In last month’s growth report, I mentioned that I was going to be starting a couple of niche sites and I will be sharing everything here on this blog.
This post is the first of which will form a series of niche site case studies, to show you how I take a niche and attempt to rank a website that ultimately earns a passive income. With the ultimate goal of flipping these site for a 16-20x multiple.
I will state upfront that whilst I would love to reveal my domain names so you can follow along more closely, the truth is that I simply cannot risk it. I have seen firsthand how some people cannot play by the unwritten rules and wish to hurt others.
Despite taking a considerable amount of time teaching others what he knows and revealing exactly how to rank a website for a particular niche, there were some who, for reasons only known to themselves, decided to sabotage his websites by using negative SEO (which is a topic I won’t get started on, let’s just say I despise it!).
For that reason, my plan for these case studies is to show you exactly what I do and how I do it, whilst keeping the domain name top secret. If somehow the site crashes and burns, I may then reveal the URL so that you may learn from my mistakes.
Until then I will be revealing my plans, actions, successes and failures, every step of the way.
So What’s New?
A lot has changed with niche sites over the course of the past 12-18 months. With all manner of Google algorithm updates occurring and knocking out previously solid link building tactics, along with the sheer number of people getting involved with niche site building.
My site is in the “leisure” niche and covers mostly males aged 18-40. I am a targeting UK only audience which is not something I’ve seen done before in any niche site case study. I know many of my readers are from the UK so hopefully this will appeal to you as well..!
This is not a passion niche, nor am I particularly knowledgeable about the market. I have simple conducted my keyword research and have discovered a good solid batch of keywords I will be targeting with this niche site.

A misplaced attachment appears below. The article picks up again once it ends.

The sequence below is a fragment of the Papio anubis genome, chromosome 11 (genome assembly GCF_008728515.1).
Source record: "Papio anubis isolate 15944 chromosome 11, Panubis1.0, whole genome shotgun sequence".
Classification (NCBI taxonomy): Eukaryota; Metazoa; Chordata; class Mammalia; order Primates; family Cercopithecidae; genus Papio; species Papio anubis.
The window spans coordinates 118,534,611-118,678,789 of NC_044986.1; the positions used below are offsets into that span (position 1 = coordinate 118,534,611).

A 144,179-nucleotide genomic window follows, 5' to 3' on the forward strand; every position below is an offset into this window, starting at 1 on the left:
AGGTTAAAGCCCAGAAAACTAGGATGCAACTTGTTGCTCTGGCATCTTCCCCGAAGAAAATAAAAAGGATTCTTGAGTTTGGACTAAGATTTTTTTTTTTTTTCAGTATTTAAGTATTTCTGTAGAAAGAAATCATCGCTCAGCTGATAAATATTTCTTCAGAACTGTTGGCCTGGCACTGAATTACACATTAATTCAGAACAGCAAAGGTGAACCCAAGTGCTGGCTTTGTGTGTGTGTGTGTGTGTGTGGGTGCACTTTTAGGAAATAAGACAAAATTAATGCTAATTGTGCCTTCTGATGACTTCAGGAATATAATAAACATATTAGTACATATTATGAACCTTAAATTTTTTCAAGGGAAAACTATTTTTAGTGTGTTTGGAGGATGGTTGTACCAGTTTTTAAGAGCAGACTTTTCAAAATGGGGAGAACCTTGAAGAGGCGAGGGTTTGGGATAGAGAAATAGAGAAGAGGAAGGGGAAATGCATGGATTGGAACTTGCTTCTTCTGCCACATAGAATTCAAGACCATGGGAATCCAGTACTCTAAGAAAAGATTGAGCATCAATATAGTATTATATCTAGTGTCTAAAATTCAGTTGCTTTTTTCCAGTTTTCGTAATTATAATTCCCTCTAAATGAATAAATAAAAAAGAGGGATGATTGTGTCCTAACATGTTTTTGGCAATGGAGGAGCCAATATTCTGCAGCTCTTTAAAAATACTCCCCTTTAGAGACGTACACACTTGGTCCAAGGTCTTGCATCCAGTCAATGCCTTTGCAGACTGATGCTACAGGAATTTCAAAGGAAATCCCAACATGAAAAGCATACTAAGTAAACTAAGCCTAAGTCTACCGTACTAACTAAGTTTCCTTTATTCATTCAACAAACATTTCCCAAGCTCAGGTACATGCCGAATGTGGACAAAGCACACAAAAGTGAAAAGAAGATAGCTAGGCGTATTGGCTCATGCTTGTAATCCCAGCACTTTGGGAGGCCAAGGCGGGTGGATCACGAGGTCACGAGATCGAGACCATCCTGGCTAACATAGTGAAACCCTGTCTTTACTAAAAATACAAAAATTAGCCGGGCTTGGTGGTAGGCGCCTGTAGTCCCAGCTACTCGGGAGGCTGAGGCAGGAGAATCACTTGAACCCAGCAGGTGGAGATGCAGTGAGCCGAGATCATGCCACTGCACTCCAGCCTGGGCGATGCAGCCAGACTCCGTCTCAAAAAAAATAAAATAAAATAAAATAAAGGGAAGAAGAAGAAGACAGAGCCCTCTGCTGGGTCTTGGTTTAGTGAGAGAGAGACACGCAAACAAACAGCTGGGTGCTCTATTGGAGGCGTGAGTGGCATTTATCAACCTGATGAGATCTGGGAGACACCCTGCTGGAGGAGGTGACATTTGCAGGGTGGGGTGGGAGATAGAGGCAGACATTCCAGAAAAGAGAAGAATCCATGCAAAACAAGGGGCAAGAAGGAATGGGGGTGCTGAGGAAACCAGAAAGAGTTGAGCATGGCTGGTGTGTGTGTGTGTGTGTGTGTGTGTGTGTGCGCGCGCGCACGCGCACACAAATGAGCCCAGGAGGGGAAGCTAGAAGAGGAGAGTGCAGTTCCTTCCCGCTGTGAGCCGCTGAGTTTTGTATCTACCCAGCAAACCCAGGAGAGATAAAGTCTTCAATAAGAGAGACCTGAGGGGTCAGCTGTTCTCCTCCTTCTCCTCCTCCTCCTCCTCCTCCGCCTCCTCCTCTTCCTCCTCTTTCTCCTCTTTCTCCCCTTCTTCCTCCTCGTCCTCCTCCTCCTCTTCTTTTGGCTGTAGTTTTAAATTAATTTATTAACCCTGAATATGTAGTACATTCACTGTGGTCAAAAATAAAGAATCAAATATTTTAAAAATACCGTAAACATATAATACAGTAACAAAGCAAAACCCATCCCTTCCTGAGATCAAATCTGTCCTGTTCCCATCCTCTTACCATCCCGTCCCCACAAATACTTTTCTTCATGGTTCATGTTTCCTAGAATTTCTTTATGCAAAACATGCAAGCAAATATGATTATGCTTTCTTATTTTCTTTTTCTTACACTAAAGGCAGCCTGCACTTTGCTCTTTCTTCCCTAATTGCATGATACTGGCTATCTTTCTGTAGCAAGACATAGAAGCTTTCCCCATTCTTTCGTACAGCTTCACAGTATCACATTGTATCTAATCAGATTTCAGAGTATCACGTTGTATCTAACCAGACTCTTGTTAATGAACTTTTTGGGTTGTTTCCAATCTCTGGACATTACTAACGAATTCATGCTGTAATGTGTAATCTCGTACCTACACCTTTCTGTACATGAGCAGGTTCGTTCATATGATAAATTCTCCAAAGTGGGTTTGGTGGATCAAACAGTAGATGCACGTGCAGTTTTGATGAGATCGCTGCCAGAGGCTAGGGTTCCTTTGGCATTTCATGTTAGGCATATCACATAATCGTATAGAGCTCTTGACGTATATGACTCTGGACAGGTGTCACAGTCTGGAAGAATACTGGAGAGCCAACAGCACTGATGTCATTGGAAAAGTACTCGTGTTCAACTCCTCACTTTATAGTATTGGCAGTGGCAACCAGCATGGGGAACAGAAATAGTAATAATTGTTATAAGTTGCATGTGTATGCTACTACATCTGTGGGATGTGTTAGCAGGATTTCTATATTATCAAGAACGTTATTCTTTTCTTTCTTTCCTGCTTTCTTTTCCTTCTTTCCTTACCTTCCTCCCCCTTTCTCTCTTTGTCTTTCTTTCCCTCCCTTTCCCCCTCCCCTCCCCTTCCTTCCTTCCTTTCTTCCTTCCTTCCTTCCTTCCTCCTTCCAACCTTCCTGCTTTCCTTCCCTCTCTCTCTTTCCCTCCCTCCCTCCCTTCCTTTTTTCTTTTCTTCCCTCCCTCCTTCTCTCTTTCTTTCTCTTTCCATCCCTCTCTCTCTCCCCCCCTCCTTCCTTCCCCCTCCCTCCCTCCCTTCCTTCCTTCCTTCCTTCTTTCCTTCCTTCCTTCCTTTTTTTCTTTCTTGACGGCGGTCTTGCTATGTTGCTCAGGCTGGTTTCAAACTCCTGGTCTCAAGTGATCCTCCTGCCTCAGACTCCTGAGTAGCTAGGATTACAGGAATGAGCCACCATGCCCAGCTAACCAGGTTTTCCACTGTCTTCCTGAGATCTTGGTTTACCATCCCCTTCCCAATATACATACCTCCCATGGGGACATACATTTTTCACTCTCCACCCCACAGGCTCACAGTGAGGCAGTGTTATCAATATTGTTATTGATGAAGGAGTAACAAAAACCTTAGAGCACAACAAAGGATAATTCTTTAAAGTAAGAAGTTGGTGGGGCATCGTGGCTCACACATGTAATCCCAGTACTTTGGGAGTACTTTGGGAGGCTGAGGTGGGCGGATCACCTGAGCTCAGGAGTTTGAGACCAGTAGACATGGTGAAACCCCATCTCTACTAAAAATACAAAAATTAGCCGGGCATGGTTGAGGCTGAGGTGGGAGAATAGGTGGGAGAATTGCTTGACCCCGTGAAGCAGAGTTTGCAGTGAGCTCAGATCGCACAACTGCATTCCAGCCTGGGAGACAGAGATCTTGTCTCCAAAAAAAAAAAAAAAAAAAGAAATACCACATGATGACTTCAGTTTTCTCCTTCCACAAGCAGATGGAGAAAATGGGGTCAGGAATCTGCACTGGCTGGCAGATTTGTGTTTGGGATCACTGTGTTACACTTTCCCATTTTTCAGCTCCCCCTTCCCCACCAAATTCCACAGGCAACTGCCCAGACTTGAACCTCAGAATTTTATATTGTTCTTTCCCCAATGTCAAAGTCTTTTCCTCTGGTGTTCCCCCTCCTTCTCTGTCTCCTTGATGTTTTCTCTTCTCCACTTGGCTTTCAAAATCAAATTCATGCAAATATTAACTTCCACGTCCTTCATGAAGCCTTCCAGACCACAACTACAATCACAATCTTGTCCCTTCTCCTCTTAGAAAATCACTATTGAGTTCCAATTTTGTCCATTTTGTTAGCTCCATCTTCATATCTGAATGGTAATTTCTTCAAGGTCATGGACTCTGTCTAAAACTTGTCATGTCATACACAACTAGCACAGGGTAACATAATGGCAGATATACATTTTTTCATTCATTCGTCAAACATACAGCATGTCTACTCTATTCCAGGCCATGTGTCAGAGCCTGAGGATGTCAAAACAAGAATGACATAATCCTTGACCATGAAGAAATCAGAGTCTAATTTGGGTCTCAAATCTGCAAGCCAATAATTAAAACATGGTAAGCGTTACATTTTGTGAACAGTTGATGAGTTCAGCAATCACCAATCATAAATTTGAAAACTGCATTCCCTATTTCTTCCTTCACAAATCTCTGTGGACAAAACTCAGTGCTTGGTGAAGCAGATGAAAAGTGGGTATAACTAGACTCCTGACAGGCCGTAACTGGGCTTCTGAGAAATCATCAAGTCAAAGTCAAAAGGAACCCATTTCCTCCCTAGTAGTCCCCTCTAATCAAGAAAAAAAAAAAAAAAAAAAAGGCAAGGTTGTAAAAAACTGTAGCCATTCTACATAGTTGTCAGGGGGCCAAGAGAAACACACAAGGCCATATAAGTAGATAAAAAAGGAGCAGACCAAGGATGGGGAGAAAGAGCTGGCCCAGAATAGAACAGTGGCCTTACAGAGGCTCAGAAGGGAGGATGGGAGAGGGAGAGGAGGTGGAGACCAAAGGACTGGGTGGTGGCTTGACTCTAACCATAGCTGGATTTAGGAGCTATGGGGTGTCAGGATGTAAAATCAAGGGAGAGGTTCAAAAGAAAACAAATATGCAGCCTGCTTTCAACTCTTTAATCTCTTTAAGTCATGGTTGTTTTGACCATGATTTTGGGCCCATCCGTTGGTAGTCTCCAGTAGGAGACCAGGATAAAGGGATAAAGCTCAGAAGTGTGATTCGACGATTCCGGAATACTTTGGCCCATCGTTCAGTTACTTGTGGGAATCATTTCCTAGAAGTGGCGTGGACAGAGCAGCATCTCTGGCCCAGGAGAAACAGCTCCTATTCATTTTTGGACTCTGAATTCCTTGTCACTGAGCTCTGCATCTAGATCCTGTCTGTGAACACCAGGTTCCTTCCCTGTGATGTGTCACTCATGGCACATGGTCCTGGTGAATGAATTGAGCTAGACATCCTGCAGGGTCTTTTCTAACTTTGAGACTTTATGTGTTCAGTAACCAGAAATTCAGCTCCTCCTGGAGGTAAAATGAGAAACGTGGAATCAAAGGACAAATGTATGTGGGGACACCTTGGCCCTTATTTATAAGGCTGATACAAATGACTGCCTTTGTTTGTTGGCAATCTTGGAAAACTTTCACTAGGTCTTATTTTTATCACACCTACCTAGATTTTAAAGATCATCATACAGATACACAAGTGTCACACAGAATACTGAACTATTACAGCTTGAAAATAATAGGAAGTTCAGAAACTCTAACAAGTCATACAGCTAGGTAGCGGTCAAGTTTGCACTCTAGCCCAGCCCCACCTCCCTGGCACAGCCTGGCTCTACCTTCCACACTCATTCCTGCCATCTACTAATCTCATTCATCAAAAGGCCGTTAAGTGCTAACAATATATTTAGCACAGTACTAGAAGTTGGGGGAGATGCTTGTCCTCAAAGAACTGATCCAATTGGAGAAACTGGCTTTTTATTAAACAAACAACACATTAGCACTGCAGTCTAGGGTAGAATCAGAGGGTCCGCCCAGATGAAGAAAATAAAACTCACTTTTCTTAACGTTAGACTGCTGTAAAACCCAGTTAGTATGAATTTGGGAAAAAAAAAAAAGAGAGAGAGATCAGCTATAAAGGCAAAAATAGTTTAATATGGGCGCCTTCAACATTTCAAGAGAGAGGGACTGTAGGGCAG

As usual, there are 1-2 main keywords with a larger search volume, along with a few other longer tail, lower search volume keywords.
- Keyword 1 – 22k Exact UK – KC 30
- Keyword 2 – 6.6k Exact UK – KC 27
- Keyword 3 – 3.6k Exact UK – KC 27
- Keyword 4 – 1.6k Exact UK – KC 20
These keywords form the core of site and are the ones that I will ultimately want to rank for. You need to keep in mind however, that rarely do these keywords bring in the most amount of traffic. It is common for my niche sites to bring in over 85-90% of its traffic via long-tail phrases (I use LongTailPro to find these).
However, the fact that most of them have a KC of 30 or less is a winner for me.
The top 10 competition for the main 22k search volume keyword looks like this (with Page Authority in brackets)
- Big UK Retailer (40)
- Male Targeted Tech Site (27)
- GumTree.com (34)
- Wider Market Ecommerce Site (32)
- Voucher Code Type Site (11)
- Large UK Online Retailer (1)
- Medium UK Online Retailer (29)
- Product Manufacturer (15)
- Amazon (77)
- Product Manufacturer (22)
The average Page Authority (PA) for the top 10 sites is 28. This combined with the bullet points below means I am confident I can eventually break into the top 10 for this keyword.
I use PA as a guideline for my ability to rank a website based on this;
Page Authority is Moz’s calculated metric for how well a given webpage is likely to rank in Google.com’s search results. It is based off data from the Mozscape web index and includes link counts, MozRank, MozTrust, and dozens of other factors. It uses a machine learning model to predictively find an algorithm that best correlates with rankings across the thousands of search results that we predict against.
This is taken from Moz.com as is my metric of choice when performing my competition research. I have 2 larger guides in the works which will explain how I perform keyword and competition research is much more detail.
Other Factors That Effected My Decision
- Sites ranking in positions 1, 2, 3, 4, 5, 6, 7, 8, and 10 in the SERP have just 1 linking root domain, which is themselves! It seems some are ranking based on their domain authority alone and there is very little content on those pages as most are eCommerce sites.
- GumTree.com sat in 3rd spot is a big plus for me. These pages are simply seller created ads and are almost never SEO’d, which shows from yet again a single linking root domain.